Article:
Inferior Rectal Cancer OS With Chemoradiotherapy Alone

Real-world data suggest that foregoing surgery after chemoradiotherapy may not be the best option for patients with stage II or III rectal adenocarcinoma

medwireNews: Treatment with chemoradiotherapy alone results in significantly reduced overall survival (OS) compared with when it is followed by surgery in patients with rectal adenocarcinoma, according to a research letter published in JAMA Oncology.

Using the National Cancer Database, the researchers identified 1655 patients who received chemoradiotherapy alone for stage II or III rectal cancer, while their 14,207 counterparts underwent “conventional treatment” comprising chemoradiotherapy and proctectomy.

OS was shorter for patients in the chemoradiotherapy alone group than for those who also received surgery, with 3- and 5-year survival rates of 71.34% versus 88.29% and 58.21% versus 77.12%, respectively. This equated to a significant 1.90-fold increased risk of death for patients given chemoradiotherapy alone.

The elevated risk with chemoradiotherapy alone persisted after adjustment for confounding factors, such as race, insurance status, comorbidity score and tumour grade, with an adjusted hazard ratio of 1.69, reports the team from the University of North Carolina at Chapel Hill in the USA.

Highlighting that their results are contrary to previous single-institution and clinical trial results, C Tyler Ellis and co-researchers say: “This finding is likely because chemoradiotherapy only can be viewed at once as both an innovative treatment paradigm in some settings and low-quality care in others.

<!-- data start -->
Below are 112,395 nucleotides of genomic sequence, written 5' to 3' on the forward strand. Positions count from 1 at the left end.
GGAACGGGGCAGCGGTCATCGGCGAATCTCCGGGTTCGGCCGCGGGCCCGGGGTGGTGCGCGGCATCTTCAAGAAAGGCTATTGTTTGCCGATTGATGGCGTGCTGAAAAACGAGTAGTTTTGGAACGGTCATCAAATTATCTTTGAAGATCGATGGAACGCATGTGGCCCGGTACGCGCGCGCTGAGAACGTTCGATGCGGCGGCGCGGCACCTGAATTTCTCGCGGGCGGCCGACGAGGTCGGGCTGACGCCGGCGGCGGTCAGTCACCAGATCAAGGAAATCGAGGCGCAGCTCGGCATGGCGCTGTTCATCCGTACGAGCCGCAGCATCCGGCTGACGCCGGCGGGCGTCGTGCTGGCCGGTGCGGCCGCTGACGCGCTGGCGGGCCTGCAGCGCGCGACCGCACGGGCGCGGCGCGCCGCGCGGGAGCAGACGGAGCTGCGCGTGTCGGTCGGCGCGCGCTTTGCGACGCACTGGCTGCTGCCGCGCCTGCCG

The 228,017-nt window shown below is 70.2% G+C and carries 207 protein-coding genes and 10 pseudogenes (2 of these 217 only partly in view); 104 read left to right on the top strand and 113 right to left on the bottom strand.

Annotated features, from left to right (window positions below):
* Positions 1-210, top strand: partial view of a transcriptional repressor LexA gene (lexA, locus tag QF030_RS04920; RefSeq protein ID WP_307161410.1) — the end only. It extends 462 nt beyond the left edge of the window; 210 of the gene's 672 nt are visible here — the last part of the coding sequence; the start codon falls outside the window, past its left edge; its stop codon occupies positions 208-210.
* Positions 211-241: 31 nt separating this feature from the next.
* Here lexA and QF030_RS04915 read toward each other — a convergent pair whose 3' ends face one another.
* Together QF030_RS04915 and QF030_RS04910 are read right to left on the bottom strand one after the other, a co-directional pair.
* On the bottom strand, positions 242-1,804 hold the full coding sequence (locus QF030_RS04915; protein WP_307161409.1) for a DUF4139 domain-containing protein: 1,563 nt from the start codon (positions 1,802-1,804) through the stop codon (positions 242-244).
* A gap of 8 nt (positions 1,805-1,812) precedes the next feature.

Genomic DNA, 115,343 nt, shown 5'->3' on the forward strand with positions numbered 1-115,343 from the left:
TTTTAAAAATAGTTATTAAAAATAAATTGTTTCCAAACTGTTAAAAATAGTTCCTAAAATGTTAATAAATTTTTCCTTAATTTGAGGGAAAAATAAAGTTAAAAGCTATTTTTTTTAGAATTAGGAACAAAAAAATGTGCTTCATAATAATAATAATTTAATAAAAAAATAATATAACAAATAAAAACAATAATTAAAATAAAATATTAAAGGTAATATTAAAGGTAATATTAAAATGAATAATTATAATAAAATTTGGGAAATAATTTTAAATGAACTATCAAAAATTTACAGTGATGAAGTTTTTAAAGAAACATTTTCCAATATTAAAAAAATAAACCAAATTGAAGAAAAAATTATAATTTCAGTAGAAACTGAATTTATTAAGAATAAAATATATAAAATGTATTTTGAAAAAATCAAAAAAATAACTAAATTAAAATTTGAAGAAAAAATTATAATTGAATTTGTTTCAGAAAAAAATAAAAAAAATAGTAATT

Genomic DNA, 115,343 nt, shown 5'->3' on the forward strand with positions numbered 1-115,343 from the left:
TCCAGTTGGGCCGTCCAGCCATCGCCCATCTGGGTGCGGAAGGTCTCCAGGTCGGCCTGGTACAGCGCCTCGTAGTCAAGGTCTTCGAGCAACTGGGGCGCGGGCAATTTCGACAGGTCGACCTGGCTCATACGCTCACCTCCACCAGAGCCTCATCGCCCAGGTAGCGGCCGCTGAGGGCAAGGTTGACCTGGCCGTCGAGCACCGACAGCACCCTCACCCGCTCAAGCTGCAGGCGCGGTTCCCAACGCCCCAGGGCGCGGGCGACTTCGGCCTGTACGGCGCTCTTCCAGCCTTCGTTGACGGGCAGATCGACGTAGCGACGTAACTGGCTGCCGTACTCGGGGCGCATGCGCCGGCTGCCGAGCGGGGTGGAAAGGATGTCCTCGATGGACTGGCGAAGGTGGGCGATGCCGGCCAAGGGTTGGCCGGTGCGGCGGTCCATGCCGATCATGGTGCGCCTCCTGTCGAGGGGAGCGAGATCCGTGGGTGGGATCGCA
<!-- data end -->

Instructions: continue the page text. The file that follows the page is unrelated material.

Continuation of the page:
“Although [nonoperative management] is an intentional approach for some patients, it is likely that many individuals forgoing surgery in the community are doing so as a result of systematic barriers. Our results point to disparities in the process of rectal cancer care where historically disadvantaged groups receive suboptimal care and experience worse outcomes.”

The authors point out that they could not determine whether patients responded completely to chemoradiotherapy or whether they failed to receive surgery for other reasons.

However, given that the use of chemoradiotherapy alone “has doubled among individuals with nonmetastatic rectal adenocarcinoma”, they find the results “concerning”.

The team concludes: “As [nonoperative management] becomes an increasingly accepted treatment approach, more comparative effectiveness studies evaluating outcomes in the real-world setting will be needed.”

Reference

Ellis CT, Dusetzina SB, Sanoff H, Stitzenberg KB. Long-term survival after chemoradiotherapy without surgery for rectal adenocarcinoma: a word of caution. JAMA Oncol; Advance online publication 20 October 2016. doi:10.1001/jamaoncol.2016.3424

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